Smash through a long weekend training camp with this block training guide!
Words: Anna Beck Photos: Tim Bardsley-Smith
Public holidays and closures around the festive season are great reasons to get together with some mates and have a multi-day training camp adventure to reap the benefits of crash or block training.
What is crash, or block training? In essence, block training or crash training is a short period of days, or a week, that features much greater intensity or endurance than you’re acclimated to. For example, if you only really ever do two days back to back, a long weekend is perfect to extend this, and increase the overall duration or intensity for these three days.
Another way to reap the benefits of a crash training session or block training is to use a stage race strategically within the season, often a great option 3-6 weeks out from the main race.
The benefits of this ‘crash’ training include:
-Improved ability to recover
-Fatigue tolerance (especially important for multi day events!)
-Improved lactate tolerance
-improved mental toughness
This is in addition to the overall fitness load gains and benefits of the individual sessions themselves.
Having put a few of these together and coached at development camps, here are a few ideas and tips and tricks to make the most out of your cycling summer camp of crash training.
Know what you’re trying to achieve
If your goal events are several months away, it’s probably a good time to put the emphasis on skills and endurance rather than race specific efforts. While improving your race craft at any time can only be a good thing, doing back to back hard sessions early in the season is probably of less value than some good old fashioned base miles.
Like all aspects of coaching, the key principles apply here too. If you’re in base-building stages, a few longer days can really help develop some training load, and skills are important in this phase too.
Alternatively, if you’re heading towards a race season, some early to mid build-phase training camp is an excellent way to boost your form, with some race start efforts with your mates, some VO2 specific work, and maybe a longer day to tie it all in.
Structure and Location
While riding for five hours a day for three days can be a way to get some gains, for most people completing 15 hours in three days is a recipe to end up in a big, dark hole, and the required time to recover from this level of overreaching can often negate the benefits gained. To assess a suitable amount of time and training load, look at the load of the most recent work weeks (not including recovery weeks). For a three day camp, you can reasonably manage the same load in the camp period (for example, 9 hours or 500TSS depending on what metric you’re using).
In order to get the most out of the camp, structure it in a fatigue resistant manner ie: do the hard stuff first, and finish with the less-intense endurance rides (note: unless training for a multi day race in the early to mid-build period, in which case performing harder efforts on subsequent days could be beneficial).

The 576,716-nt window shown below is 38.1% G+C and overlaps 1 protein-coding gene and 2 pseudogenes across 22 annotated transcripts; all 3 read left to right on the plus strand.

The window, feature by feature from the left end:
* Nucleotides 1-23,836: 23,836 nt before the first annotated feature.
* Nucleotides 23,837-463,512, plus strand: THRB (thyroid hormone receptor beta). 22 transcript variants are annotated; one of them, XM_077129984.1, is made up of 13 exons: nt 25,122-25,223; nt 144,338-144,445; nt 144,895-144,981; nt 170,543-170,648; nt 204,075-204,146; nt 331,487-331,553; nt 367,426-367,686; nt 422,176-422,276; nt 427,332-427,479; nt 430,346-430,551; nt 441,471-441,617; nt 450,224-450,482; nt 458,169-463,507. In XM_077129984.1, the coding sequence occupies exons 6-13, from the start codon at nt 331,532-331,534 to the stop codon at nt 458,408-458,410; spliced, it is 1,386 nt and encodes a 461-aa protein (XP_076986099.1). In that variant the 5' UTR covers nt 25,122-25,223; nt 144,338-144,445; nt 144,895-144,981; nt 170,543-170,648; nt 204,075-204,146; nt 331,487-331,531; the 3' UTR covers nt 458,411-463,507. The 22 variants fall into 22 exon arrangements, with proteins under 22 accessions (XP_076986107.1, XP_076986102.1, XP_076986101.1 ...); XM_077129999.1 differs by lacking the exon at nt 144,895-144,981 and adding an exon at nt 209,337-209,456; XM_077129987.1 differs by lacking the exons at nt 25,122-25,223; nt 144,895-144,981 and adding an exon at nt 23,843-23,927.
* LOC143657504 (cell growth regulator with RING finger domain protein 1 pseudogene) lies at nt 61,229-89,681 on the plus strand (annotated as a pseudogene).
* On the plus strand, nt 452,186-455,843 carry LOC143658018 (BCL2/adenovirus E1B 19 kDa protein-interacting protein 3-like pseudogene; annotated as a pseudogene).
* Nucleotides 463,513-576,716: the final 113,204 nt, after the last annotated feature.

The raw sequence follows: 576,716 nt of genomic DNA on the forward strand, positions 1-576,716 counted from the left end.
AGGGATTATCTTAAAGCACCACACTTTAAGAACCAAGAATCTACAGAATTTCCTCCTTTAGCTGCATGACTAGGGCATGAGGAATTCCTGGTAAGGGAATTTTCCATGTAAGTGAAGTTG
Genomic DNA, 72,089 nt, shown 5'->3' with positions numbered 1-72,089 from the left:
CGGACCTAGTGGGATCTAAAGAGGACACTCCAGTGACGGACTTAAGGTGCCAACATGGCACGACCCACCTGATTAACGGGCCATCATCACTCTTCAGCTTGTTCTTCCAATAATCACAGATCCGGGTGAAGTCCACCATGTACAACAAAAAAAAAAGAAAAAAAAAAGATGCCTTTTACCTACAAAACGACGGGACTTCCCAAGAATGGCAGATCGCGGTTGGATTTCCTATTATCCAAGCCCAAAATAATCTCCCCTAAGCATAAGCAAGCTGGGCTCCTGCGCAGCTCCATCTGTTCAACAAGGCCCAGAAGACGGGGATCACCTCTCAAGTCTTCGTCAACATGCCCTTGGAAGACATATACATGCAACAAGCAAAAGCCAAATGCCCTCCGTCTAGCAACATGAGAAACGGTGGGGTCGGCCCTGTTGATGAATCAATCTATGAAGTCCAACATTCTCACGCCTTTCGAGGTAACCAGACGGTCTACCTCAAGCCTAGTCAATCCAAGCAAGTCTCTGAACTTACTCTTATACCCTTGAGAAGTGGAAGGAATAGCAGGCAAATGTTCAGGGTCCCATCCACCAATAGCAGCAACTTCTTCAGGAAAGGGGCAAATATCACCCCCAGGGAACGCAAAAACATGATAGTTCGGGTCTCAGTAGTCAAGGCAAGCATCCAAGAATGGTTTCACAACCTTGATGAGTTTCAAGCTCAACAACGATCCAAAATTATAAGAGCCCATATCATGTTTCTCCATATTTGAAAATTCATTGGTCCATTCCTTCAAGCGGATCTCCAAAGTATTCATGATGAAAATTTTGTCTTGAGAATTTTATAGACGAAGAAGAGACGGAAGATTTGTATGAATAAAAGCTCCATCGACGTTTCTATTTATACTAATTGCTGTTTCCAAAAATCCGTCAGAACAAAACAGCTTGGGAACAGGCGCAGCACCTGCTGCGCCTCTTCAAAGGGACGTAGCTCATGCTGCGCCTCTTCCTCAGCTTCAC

While staying at home is no issue if you have the terrain to train on, in the warmer months there’s nothing better than heading somewhere coastal, with good trails, for training and a break. Plus, there’s often little resistance from riding mates when you mention heading to Noosa for three days of riding.
Make sure you have a good understanding of the local training terrain; are the trails adequate for what you’re trying to achieve? A more gravity specific camp would require technical challenges, while a marathon specific camp may be better suited to a location with some epic climbs and longer point-to-point trails.
Keep it social
While you can create your own training camp as a solo rider, the joy and fun of camps is found with mates, either at home or away. It’s much easier to push yourself in efforts against mates or grovel through a 4-6 hour ride with someone to chat to. This comes into its own with specific efforts like race starts, and skill-based sessions, where extra feedback and motivation can be incredibly beneficial.
Plus, there is nothing like peer pressure to get you to engage in good recovery techniques such as stretching, yoga and even cold-water immersion!
Big bike rides and double sessions mean big food; get shopping and ready for a lot of eating. In the midst of a training camp is not the time to lose weight: fuelling yourself is very important to back up multiple days and reap the physiological gains of the training block. Planning ahead for meals and snacks–and if having an ‘away’ camp, figuring out some restaurants for dinner or lunch out–takes away the stress of decisions and the temptation of less nutritious ‘junk’ options.
Being prepared also means having a plan for rides, and for time off the bike. Staying near the beach offers a perfect opportunity to do some cold-water recovery therapy, or alternatively a pool is a great option as well. Packing other recovery aids like foam rollers, trigger point balls and yoga mats is also really helpful; just make sure you don’t hijack all the gains from the on the bike sessions by hitting the pub.
Likewise, even the best efforts can be derailed by mechanical issues, ensure you have all reasonable spares (tyre/hanger/tubes) if you’re away, and check out if there are any bike shops locally in case of extreme misadventure.